MONDAY, Feb. 6 (HealthDay News) -- A new scoring system can help quickly identify stroke patients who will respond well to the clot-busting drug alteplase (Activase), Finnish researchers say.
Their study, published in the Feb. 7 issue of the journal Neurology, included 1,319 ischemic stroke patients, average age 69, who were treated with alteplase, a tissue-plasminogen activator drug. An ischemic stroke is caused by blocked blood flow to the brain.
The patients were assessed and given a so-called "DRAGON" score of zero to 10 based on their age, glucose level, time since the start of stroke symptoms, stroke severity and other factors. The higher the patients' DRAGON scores, the more likely they were to have a bad outcome three months after their stroke.
Bad outcomes included being bedridden, incontinent, requiring constant nursing care and attention, or death, the study authors explained in a news release from the American Academy of Neurology.
The investigators found that 96 percent of patients with scores of zero to 2 had good outcomes -- defined as independence in daily activities -- three months later. None of the patients with scores of 8 to 10 had good outcomes three months later.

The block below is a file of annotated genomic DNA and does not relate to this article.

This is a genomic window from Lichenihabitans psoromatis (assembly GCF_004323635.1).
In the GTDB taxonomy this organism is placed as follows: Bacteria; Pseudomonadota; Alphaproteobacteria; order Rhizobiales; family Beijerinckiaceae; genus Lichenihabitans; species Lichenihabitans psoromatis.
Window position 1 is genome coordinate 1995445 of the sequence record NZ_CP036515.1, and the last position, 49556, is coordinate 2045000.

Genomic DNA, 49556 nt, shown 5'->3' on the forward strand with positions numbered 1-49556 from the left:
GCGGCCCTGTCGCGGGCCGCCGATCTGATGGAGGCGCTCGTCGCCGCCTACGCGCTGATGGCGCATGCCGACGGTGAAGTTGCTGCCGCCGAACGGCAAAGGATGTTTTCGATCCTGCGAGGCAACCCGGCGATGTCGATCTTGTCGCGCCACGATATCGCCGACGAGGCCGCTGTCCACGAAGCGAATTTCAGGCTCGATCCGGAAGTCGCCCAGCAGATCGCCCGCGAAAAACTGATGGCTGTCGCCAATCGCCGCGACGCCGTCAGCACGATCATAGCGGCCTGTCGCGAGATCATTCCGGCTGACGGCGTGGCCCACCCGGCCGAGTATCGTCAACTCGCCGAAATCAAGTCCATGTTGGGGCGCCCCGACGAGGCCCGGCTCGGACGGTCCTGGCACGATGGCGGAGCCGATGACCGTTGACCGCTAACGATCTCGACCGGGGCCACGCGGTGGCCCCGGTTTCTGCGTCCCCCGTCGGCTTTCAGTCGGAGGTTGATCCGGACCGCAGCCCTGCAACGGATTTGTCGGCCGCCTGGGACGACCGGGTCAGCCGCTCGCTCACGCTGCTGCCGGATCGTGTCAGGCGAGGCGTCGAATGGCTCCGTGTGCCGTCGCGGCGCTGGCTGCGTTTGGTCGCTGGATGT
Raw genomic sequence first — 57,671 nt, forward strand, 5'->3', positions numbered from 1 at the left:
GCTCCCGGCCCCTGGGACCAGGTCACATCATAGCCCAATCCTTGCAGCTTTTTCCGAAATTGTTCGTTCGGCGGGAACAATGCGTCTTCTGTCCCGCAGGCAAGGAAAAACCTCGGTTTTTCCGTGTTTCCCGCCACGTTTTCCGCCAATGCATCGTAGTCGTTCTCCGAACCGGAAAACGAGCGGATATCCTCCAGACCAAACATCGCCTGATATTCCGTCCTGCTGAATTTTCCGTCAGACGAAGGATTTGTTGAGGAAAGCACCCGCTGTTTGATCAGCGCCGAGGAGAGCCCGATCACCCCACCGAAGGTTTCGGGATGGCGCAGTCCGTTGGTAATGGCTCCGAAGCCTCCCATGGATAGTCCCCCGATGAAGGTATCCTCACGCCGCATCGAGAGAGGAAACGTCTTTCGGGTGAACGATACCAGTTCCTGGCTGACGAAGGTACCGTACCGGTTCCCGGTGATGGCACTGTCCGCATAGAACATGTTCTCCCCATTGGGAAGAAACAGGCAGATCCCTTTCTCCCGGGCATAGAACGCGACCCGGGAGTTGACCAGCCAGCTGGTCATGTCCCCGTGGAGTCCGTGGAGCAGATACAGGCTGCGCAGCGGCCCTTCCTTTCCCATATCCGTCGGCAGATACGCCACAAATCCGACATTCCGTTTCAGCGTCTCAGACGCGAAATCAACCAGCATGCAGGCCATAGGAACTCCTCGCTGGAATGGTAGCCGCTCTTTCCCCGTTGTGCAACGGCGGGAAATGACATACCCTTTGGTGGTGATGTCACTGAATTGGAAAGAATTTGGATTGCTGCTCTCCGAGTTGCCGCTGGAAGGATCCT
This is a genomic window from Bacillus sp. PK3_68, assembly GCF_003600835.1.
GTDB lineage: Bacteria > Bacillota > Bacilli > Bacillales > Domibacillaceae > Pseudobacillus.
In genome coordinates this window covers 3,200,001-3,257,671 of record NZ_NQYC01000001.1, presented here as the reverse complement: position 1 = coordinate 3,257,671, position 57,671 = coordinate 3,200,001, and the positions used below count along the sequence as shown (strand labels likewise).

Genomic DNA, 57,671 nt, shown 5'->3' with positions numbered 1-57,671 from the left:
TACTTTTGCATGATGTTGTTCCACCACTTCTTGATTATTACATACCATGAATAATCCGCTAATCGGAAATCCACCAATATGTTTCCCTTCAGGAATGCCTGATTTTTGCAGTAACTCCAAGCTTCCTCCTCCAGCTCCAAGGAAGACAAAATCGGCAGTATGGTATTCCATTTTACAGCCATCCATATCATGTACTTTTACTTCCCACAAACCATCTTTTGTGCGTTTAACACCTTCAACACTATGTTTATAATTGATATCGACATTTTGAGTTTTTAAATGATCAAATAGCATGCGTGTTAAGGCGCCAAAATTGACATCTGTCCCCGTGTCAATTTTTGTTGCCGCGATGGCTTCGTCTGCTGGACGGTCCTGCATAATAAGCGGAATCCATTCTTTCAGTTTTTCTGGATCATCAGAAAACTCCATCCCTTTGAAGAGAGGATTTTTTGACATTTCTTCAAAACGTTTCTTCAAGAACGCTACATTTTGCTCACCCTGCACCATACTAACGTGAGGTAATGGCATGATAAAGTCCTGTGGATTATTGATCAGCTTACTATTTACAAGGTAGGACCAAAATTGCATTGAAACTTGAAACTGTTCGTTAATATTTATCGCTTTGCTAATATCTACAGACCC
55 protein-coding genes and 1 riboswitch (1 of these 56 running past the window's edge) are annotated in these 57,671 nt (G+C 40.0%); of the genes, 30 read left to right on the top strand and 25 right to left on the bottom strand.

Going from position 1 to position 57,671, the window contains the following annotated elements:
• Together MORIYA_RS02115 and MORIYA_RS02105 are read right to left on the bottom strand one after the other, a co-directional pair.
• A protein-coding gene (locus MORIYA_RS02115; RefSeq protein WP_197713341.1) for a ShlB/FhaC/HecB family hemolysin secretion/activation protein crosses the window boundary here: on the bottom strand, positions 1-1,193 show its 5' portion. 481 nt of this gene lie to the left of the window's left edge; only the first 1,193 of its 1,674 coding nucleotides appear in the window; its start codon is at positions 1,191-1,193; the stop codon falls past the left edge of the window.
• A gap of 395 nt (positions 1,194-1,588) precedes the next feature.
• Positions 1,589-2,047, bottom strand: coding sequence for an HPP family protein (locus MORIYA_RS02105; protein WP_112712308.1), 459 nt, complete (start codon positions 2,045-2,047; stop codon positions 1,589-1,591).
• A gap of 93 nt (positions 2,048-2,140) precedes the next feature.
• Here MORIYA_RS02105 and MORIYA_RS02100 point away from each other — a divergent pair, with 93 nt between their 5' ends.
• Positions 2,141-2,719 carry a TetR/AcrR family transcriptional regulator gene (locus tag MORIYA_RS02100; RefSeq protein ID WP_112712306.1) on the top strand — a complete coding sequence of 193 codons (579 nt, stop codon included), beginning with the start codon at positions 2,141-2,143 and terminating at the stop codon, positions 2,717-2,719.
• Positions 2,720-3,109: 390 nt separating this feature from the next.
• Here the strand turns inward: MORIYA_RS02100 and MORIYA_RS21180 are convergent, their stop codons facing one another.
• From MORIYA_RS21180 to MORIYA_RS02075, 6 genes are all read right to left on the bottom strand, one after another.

Overall, the DRAGON score was 86 percent accurate in predicting outcomes in the study patients at three months after stroke.
"The DRAGON score is simple and fast to perform, it has no cost, and it consists solely of factors that are known when the patient is admitted to the hospital or soon after," study author Dr. Daniel Strbian, of Helsinki University Central Hospital in Finland, said in the news release.
"We found that we could determine the score in less than a minute. This can help the doctor, the patient and the family to evaluate the situation, make choices and give the most relevant treatment with the greatest speed," he added.
The U.S. National Institute of Neurological Disorders and Stroke has more about stroke.
SOURCE: American Academy of Neurology, news release, Feb. 1, 2012
Copyright © 2012 HealthDay. All rights reserved.